With the 2006 FIFA World Cup in Germany just three days away, websites and mobile phone platforms have beefed up their football content to attract viewers and advertisers. For websites, it is an opportunity to attract sports-crazy Indians, and advertisers simply cannot miss the opportunity to get their message across. On larger portals, the incremental jump in advertising revenues is estimated to be anywhere between 8 per cent and 15 per cent.
Internet use in India has grown exponentially since 2002, when the last World Cup tournament was held – from about eight million then to 38.5 million today. Consumption of sports infotainment online, too, has grown significantly in the last four years in India.
Pearl Uppal, Director (Sales) at Yahoo! India, is pretty upbeat about the prospects for the event. “We see high potential in online advertising for the soccer world cup. Yahoo! is hosting the official site of the 2006 FIFA World Cup. Further, we expect an estimated 32 million unique users to consume over four billion pages of the 2006 official FIFA World Cup site. We see high engagement of our users with Yahoo! India Sports,” she asserted.
As an official FIFA world cup partner, Yahoo! is offering opportunities to advertisers to immerse the brand within an engaged content experience and to run innovative promotions on their online and mobile platforms.
Aravindra Kanwal, Chief Media Revenue Officer at Rediff.com India Ltd, said, “Traffic will be strong and we should see a 50-100 per cent spike for some matches.” Rediff.com, besides having the match schedules online, also has trivia related to the World Cup tournaments, a countdown to the beginning of the activity, full coverage of past tournaments, an online football store to enable users to purchase their favourite football memorabilia. There is also a FIFA World Cup 2006 Gaming Zone, which allows users to participate in games to test their memory and concentration.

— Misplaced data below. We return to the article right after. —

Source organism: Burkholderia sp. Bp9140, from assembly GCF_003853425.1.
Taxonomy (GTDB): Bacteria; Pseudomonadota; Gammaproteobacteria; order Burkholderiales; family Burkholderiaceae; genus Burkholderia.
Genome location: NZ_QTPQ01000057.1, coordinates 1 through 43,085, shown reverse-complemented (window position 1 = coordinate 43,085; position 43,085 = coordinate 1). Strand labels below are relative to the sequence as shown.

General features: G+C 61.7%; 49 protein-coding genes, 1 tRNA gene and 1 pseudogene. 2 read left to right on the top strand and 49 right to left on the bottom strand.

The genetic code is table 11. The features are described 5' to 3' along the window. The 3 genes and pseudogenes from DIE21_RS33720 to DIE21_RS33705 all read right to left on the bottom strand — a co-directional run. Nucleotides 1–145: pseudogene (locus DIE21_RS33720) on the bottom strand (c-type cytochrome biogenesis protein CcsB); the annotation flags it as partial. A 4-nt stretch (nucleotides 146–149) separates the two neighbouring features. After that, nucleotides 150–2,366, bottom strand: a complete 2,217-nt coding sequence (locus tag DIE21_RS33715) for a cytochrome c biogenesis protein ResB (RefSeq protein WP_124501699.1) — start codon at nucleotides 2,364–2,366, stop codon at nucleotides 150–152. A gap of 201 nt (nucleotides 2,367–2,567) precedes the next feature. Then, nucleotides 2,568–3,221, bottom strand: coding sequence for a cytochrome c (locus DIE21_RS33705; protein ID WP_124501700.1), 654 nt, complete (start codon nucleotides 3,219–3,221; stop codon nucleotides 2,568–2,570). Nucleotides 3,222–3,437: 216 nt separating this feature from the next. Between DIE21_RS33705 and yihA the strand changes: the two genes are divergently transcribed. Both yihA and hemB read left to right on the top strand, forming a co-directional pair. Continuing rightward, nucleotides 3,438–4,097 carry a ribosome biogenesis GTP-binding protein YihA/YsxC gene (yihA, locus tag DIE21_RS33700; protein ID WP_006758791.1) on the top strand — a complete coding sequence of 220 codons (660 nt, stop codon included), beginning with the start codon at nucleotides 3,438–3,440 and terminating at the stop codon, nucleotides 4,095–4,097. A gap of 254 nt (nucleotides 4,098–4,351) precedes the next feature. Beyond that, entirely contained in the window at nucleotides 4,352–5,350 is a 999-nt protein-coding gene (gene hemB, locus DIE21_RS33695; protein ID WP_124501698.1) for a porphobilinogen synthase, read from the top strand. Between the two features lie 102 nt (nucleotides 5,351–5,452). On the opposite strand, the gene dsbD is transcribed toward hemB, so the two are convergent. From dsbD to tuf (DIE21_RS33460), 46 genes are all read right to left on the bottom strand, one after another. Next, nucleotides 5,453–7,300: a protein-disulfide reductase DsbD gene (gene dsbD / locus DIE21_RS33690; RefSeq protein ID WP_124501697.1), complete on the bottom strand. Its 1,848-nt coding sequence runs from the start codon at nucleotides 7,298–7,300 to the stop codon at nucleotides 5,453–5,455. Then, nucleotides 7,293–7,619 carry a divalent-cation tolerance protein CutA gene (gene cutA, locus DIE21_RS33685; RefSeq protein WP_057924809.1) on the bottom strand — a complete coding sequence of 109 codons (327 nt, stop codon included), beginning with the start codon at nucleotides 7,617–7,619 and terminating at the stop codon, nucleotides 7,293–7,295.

“Websites are pulling out all stops to attract viewers and advertisers. At Rediff.com, editorial teams are working on different formats and plan to offer advertisers opportunities to integrate mobile and Internet mediums with print, TV and radio. HT plans to create more than 100 pages of microsites promoted across the site,” said Salil Kumar of HT Media, Head Sales & Alliances, HT Media Ltd.
Ajay Nambiar, Head of Consumer Channels, Sify.com, said, “Corporates are showing a very high degree of interest in the World Cup focused websites, knowing full well that the World Cup has captured the imagination of the youth in particular. Maruti Swift is one of the sponsors on Sify. Several other corporates are talking to us and Sify’s special section will see multiple advertisers and sponsors targeting football fans.”
The Sify World Cup special on the website features videos of venues, teams, players, past tournaments and preparations, apart from news reports and features, off-beat stories, contests, best of blogs, interactives, video-based quizzes, etc.
During the Cup, live tickers, news reports, features, image galleries, audio commentary and videos will capture the excitement of the action on the field.
The 2006 World Cup also represents an opportunity to promote 3G. However, according to a study, ‘World Cup 2006: Scoring with mobile content and services’, published by research company Visiongain, it will be established content, such as text-based services, that will generate the most significant revenue.
The study estimated that the month long tournament would generate $6.35 billion in revenue, with text-based services and downloads, such as ringtones and logos, being the most significant. Gaming will also contribute to profits earned by World Cup related content.
The industry will also look to generate revenue through interactive video messaging, video clips and even blogging services. The key revenue generators will be tried and tested text services, ringtones and logos. The content of the World Cup lends itself well to highlights clips, which operators have been busy purchasing the rights for, as well as mobile gambling.